The process is painfully pleasant. About a year ago I found myself in a similar situation. First, I wanted to power through as if my will-power could right all the wrongs with my health. Once I resigned to the fact that I could not do it, I settled in to make some changes. The first thing that I needed to do was to get rid of all the needless distractions that had been adding stress but did nothing to help me be productive with things that were important.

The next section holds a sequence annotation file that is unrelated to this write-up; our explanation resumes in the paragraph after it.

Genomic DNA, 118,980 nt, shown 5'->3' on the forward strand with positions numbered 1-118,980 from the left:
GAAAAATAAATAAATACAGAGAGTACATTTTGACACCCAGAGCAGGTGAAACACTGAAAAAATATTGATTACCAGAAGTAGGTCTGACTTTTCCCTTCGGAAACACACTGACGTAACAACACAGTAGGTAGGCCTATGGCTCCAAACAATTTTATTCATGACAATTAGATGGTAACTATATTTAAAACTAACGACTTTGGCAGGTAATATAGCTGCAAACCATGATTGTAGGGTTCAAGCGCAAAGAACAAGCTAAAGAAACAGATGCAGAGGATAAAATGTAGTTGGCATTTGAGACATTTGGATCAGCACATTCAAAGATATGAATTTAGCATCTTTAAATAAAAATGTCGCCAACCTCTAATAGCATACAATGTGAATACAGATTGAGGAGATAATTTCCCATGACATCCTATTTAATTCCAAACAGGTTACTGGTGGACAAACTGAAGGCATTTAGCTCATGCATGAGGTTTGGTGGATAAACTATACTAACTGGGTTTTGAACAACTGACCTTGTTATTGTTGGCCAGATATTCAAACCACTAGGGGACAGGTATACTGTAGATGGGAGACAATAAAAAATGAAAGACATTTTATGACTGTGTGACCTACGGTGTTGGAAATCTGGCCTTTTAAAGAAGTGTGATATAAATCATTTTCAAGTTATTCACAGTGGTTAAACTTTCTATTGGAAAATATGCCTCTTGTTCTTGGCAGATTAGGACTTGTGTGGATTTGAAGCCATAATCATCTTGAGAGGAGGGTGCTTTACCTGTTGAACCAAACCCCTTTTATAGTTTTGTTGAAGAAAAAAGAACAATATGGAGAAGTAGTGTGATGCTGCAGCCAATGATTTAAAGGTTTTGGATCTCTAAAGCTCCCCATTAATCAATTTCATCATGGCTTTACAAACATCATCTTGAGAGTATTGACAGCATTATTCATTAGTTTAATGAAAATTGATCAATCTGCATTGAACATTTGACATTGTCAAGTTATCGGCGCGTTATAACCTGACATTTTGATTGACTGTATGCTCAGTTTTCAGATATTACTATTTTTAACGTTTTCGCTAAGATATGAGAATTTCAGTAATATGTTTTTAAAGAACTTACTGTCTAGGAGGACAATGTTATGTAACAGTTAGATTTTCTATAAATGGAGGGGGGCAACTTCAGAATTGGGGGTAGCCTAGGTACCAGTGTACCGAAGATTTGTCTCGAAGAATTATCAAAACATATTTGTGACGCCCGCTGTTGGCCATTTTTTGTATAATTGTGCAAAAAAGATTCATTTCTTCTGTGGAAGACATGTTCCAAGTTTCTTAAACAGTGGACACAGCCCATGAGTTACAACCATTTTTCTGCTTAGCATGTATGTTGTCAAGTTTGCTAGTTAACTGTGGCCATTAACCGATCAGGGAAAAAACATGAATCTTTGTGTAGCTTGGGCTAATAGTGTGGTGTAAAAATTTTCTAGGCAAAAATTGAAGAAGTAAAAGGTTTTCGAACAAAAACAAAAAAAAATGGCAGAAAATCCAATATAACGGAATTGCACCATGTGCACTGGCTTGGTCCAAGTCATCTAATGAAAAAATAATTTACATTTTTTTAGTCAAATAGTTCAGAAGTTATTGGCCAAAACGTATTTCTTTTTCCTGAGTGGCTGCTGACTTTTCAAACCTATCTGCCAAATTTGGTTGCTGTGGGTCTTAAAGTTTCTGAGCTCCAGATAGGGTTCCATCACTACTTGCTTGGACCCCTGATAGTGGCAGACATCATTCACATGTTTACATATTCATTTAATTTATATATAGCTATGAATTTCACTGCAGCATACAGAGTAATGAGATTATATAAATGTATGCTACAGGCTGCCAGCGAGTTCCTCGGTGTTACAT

I started by reevaluating what truly mattered. The key to this was making sure my mind was set on things above, or in other words, making sure I was seeking first the Kingdom of God. I will not talk about this much here because I do so in other posts (see links at the end of this post), but if we fail to get this right, everything else becomes meaningless, regardless of whether we are moving fast or slow. Upon reflection, I found I had filled my life with needless interruptions, and they were not benefiting me in any way. I came to realize that I did not know I was being distracted because I was not even aware of what I was being distracted from. I believe this is the case for many people.